The Dog Mountain bluffs offer the best-hike-to-view ratio in the Lower Mainland. It is a quick 25 minutes drive from downtown and it only takes about 1 or 2 hours to complete.

    The trailhead begins just past the Bear’s Paw lodge at the far end of the Mount Seymour parking lot. In the summer, the Dog Mountain bluffs and the other ridgelines higher up in Mount Seymour Provincial Park are an excellent place to watch meteor showers and observe the northern lights. While you can’t camp on the Dog Mountain bluffs, there are many backcountry camping spots in the park where you can camp with a view of the sparkling lights of Vancouver from your campsite.

    2. Stawamus Chief

    Photo by OutdoorVancouver.ca 

    The Stawamus Chief, or “The Chief”, is the second largest free standing granite outcropping in the world (after the Rock of Gibraltar). There are three domed summits you can hike to, all accessed by a trail that starts on the side of Stawamus Chief Provincial Park near Shannon Falls. The lowest dome takes about 3 hours and the highest dome takes 5 hours (all times are return trips).

    The Chief in Squamish is also a world-famous rock climbing destination. Many professional climbers will spend the summer months living in the Stawamus Chief Provincial Park campground at the base. There are also day climbing tours available in the nearby town of Squamish to climb one of the many challenges routes on the front face.

    For more info feel free to check out this link by Outdoor Vancouver

    3. St. Mark’s Summit



    A spectacular view over the mouth of Howe Sound. You can see Bowen Island on top left, the smaller Anvil Island to the right and the mountains of Vancouver Island fade into the clouds in the distance.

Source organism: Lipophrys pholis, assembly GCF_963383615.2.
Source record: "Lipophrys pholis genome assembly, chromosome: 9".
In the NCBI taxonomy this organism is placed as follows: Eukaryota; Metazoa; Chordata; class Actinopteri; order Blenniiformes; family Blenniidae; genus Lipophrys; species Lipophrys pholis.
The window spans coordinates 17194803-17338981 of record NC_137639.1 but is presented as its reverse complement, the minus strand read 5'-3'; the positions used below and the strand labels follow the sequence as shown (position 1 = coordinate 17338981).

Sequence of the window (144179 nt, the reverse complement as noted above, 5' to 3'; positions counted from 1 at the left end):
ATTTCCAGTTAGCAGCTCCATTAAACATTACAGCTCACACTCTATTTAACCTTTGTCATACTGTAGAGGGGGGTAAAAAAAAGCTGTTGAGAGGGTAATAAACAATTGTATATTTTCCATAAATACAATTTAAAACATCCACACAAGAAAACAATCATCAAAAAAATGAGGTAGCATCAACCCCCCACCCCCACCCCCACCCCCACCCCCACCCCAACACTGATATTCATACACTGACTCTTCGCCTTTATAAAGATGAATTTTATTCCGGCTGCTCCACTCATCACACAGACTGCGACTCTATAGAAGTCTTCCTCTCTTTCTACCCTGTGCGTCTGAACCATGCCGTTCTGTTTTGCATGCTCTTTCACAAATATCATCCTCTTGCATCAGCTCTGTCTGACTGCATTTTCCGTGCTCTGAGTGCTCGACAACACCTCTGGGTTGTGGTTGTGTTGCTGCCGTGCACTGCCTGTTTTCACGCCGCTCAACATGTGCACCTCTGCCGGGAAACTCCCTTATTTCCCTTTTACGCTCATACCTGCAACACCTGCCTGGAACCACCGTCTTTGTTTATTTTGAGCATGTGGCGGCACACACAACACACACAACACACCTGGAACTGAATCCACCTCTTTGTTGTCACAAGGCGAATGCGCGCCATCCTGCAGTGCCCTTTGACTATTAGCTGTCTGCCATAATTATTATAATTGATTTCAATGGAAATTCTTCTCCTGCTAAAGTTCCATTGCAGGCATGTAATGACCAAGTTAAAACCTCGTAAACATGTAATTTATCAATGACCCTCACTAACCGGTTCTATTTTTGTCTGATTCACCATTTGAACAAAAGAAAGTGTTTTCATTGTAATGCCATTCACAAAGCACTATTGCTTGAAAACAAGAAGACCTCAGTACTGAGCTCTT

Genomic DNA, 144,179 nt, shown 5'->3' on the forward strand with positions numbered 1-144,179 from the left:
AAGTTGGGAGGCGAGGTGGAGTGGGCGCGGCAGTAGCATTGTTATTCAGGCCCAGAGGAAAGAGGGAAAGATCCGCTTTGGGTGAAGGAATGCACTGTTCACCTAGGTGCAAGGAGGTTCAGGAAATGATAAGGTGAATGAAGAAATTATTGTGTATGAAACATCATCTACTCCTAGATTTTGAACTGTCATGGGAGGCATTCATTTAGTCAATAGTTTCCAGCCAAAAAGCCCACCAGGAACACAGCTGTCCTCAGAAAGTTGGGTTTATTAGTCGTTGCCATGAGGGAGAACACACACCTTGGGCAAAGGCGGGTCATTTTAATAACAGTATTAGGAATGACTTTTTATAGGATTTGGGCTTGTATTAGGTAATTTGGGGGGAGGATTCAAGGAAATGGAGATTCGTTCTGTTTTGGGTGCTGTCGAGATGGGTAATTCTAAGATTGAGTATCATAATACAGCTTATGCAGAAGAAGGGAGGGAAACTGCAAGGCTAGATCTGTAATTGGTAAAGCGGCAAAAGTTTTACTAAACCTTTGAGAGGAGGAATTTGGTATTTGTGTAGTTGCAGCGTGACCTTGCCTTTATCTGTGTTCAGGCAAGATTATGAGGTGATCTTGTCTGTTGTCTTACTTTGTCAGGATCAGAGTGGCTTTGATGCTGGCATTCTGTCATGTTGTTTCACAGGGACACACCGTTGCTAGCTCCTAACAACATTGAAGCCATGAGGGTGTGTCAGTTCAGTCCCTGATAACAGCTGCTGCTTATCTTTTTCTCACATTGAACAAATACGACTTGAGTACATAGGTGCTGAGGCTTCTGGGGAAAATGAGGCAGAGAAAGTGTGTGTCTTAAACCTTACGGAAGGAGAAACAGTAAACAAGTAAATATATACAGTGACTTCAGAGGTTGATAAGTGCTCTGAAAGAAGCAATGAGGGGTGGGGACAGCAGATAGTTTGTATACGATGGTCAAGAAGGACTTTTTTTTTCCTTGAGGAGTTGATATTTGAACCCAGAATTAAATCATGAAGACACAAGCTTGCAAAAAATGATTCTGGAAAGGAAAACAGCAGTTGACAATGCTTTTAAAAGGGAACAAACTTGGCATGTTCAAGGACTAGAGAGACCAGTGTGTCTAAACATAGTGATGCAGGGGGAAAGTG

St Mark’s summit is an intermediate hike that starts by the Cypress Mountain day lodge. It winds 11 km along the Howe Sound Crest Trail. It takes about 5 hours to get to the summit and back.

    If you’re really ambitious and you want to hike the entire Howe Crest Sound Trail it takes 1-2 days to hike the full 32 km. There are many other mountains along the trail that have much better views like the Binkert Lions, Unnecessary Mountain and Mount Harvey, but St. Mark’s Summit is the easiest hike and the other peaks can be difficult to reach until mid-to-late summer when the snow has melted.

    4. Mount Cheam

    Mount Cheam is the highest peak in the Fraser Valley but also one of the easiest climbs thanks to a logging road that gets you within a one-hour hike of the summit. The road is snowed-in for most of the year so the best time to go is between July and October.

    The backcountry forest road can be accessed from Chilliwack Lake road and you will need a 4×4 vehicle. You can find more information on how to get there on the Mount Cheam hike page provided by Vancouver Trails.